Attend other civic meetings of which you are a member and spread the news of your group’s mission and successes. Ask members of a civic/ service group if they’d be willing to adopt your rescue for a year, to assist in fundraising, volunteer hours and promote adoptions. These service group members can become ambassadors of your group for a full year. You may make a lot of friends this way. And, even after the service group moves on to help another charity, you may retain many of your friends from that group as your new members.
Ask respected members of the community to be involved with your rescue by being on a committee or on the board. This lends an air of respectability to your group. These people cannot just be figureheads, and must be active in the duties of the board. Once you’ve made contact with your new friends, include them in your mailings for your newsletter as well as sending appeals and especially invitations to events. The more you keep your name in front of them, the more likely they are to donate and continue to donate to your rescue. For example, many donors will send in another donation upon receiving a thank-you note from the first donation! Keep your friends updated on your successes. Follow up! Even if someone just glances through your newsletter 4x a year, the more they see you and read about you, the more interested they become in your group.
What can these movers and shakers do for your group?
Politicians and elected officials can help you by creating a community friendly to animals. They have the authority to ensure that spay/ neuter laws are enforced and alter zoning laws to prohibit pet stores that sell animals from coming to your area. They also have the power to require and enforce pet licensing, and breeder’s tax or other penalties placed on those who recklessly breed animals for a profit. Requiring a breeder submit documentation frequently, limit the number of animals to be sold in a year, require certain high standards for proper care that would make it barely profitable are also ordinances that could discourage breeders. The politicians also have the capability to assist with funding for new animal services buildings, more enforcement officers and generally making the shelter more state of the art.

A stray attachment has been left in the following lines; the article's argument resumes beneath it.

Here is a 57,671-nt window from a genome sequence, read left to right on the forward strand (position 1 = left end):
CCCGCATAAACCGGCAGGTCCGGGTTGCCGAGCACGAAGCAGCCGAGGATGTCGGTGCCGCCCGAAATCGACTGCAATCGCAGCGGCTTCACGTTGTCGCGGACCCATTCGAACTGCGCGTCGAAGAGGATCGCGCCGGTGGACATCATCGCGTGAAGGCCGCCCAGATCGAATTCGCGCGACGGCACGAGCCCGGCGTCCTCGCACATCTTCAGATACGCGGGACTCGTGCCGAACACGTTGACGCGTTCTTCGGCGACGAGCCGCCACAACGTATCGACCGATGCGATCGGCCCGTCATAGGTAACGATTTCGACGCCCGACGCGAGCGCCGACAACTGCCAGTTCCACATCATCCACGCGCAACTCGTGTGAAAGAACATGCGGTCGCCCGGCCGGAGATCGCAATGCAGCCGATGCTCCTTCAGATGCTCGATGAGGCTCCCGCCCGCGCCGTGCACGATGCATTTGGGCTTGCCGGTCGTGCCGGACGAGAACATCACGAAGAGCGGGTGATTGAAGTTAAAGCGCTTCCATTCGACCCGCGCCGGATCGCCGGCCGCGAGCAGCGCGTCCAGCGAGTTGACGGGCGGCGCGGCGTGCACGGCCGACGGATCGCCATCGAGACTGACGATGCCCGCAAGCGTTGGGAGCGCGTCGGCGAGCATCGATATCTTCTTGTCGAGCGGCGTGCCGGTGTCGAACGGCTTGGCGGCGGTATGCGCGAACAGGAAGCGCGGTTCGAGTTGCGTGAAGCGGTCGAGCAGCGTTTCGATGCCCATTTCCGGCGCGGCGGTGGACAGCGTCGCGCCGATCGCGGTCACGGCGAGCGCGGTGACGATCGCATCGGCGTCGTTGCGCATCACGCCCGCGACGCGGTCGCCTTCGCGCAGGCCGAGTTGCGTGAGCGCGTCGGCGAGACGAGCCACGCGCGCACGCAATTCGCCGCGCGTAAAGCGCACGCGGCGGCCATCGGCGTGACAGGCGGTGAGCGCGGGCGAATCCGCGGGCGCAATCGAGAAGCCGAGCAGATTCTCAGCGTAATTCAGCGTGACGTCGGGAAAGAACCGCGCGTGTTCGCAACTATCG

Local celebrities have the public exposure angle working for them and can use it to your benefit. If you have a local chef who has their own cookbook, be sure to ask them to dedicate a few recipes to the animals in your next cookbook, or donate a portion of the proceeds from a dinner to your group. Media personnel can champion your cause on the air and in the printed form and lend an air of respectability to your group. Just by having a prominent member of the media mention your group during a TV news broadcast, you have effectively entered a home where you can’t place a flyer.
Many of your movers and shakers have deep pockets and probably have a pet at home on their bed. Encourage them to donate, but also encourage them to help you in other ways, by using their talents in marketing or public relations, by assisting with a fundraiser or by becoming a spokesperson for your group. This can be seen as both fundraising and friend-raising!
The most important part is just getting started! Try some or all of these ideas and you’ll be amazed at the results!